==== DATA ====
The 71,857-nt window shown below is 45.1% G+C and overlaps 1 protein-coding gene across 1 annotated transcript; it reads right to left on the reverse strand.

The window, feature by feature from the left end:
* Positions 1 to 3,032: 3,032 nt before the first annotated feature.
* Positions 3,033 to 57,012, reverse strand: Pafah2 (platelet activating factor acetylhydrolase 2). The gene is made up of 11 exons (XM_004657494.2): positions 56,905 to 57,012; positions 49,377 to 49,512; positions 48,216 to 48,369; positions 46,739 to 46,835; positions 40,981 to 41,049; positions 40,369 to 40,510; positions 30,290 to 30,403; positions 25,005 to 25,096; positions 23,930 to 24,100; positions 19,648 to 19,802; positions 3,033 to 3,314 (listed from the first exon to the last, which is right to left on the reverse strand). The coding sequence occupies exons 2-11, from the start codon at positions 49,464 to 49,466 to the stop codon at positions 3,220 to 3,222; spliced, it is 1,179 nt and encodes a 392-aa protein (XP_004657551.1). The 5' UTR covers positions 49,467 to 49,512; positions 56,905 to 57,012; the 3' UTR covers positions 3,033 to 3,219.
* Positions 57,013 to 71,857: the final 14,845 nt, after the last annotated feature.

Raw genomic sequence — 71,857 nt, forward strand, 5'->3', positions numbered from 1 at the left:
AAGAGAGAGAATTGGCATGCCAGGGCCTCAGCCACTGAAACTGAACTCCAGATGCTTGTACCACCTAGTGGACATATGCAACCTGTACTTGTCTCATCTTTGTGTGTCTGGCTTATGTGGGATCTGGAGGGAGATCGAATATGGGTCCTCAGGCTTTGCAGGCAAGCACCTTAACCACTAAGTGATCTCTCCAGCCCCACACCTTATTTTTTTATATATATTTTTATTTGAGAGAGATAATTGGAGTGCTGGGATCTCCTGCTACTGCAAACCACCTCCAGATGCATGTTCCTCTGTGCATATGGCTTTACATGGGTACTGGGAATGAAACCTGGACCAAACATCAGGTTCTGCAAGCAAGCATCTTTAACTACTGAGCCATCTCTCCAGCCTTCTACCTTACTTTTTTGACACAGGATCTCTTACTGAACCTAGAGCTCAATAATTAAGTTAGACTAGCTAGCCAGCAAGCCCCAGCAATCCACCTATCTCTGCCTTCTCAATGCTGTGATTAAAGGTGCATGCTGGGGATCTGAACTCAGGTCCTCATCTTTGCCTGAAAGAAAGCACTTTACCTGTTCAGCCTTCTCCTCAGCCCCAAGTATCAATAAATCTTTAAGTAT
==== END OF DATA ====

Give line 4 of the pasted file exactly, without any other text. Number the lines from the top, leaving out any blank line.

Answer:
* Positions 3,033 to 57,012, reverse strand: Pafah2 (platelet activating factor acetylhydrolase 2). The gene is made up of 11 exons (XM_004657494.2): positions 56,905 to 57,012; positions 49,377 to 49,512; positions 48,216 to 48,369; positions 46,739 to 46,835; positions 40,981 to 41,049; positions 40,369 to 40,510; positions 30,290 to 30,403; positions 25,005 to 25,096; positions 23,930 to 24,100; positions 19,648 to 19,802; positions 3,033 to 3,314 (listed from the first exon to the last, which is right to left on the reverse strand). The coding sequence occupies exons 2-11, from the start codon at positions 49,464 to 49,466 to the stop codon at positions 3,220 to 3,222; spliced, it is 1,179 nt and encodes a 392-aa protein (XP_004657551.1). The 5' UTR covers positions 49,467 to 49,512; positions 56,905 to 57,012; the 3' UTR covers positions 3,033 to 3,219.